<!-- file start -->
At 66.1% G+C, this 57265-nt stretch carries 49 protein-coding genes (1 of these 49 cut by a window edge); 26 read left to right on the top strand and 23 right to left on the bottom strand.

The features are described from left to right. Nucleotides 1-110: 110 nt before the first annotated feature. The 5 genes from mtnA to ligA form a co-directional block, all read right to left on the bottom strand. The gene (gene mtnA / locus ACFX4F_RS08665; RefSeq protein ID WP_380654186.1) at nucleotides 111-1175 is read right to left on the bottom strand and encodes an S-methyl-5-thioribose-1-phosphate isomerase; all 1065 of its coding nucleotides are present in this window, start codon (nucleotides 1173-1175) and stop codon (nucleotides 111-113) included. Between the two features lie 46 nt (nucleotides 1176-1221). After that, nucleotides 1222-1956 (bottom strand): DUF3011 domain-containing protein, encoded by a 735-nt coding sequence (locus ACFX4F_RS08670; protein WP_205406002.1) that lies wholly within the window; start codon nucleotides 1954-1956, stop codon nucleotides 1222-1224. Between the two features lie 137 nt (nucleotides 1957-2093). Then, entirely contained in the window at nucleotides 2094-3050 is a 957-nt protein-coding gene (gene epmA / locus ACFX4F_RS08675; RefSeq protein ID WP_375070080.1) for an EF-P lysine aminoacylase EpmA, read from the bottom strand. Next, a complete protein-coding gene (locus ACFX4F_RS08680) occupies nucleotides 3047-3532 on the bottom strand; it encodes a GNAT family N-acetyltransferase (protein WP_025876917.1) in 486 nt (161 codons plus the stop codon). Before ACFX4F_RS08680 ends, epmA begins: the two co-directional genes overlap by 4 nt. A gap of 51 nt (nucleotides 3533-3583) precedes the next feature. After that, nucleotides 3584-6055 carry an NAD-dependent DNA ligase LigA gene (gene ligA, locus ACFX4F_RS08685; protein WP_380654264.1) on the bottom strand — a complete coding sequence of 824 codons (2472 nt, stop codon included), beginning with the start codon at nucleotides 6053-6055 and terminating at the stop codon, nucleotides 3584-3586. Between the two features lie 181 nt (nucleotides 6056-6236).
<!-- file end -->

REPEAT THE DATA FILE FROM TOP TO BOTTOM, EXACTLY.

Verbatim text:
At 66.1% G+C, this 57265-nt stretch carries 49 protein-coding genes (1 of these 49 cut by a window edge); 26 read left to right on the top strand and 23 right to left on the bottom strand.

The features are described from left to right. Nucleotides 1-110: 110 nt before the first annotated feature. The 5 genes from mtnA to ligA form a co-directional block, all read right to left on the bottom strand. The gene (gene mtnA / locus ACFX4F_RS08665; RefSeq protein ID WP_380654186.1) at nucleotides 111-1175 is read right to left on the bottom strand and encodes an S-methyl-5-thioribose-1-phosphate isomerase; all 1065 of its coding nucleotides are present in this window, start codon (nucleotides 1173-1175) and stop codon (nucleotides 111-113) included. Between the two features lie 46 nt (nucleotides 1176-1221). After that, nucleotides 1222-1956 (bottom strand): DUF3011 domain-containing protein, encoded by a 735-nt coding sequence (locus ACFX4F_RS08670; protein WP_205406002.1) that lies wholly within the window; start codon nucleotides 1954-1956, stop codon nucleotides 1222-1224. Between the two features lie 137 nt (nucleotides 1957-2093). Then, entirely contained in the window at nucleotides 2094-3050 is a 957-nt protein-coding gene (gene epmA / locus ACFX4F_RS08675; RefSeq protein ID WP_375070080.1) for an EF-P lysine aminoacylase EpmA, read from the bottom strand. Next, a complete protein-coding gene (locus ACFX4F_RS08680) occupies nucleotides 3047-3532 on the bottom strand; it encodes a GNAT family N-acetyltransferase (protein WP_025876917.1) in 486 nt (161 codons plus the stop codon). Before ACFX4F_RS08680 ends, epmA begins: the two co-directional genes overlap by 4 nt. A gap of 51 nt (nucleotides 3533-3583) precedes the next feature. After that, nucleotides 3584-6055 carry an NAD-dependent DNA ligase LigA gene (gene ligA, locus ACFX4F_RS08685; protein WP_380654264.1) on the bottom strand — a complete coding sequence of 824 codons (2472 nt, stop codon included), beginning with the start codon at nucleotides 6053-6055 and terminating at the stop codon, nucleotides 3584-3586. Between the two features lie 181 nt (nucleotides 6056-6236).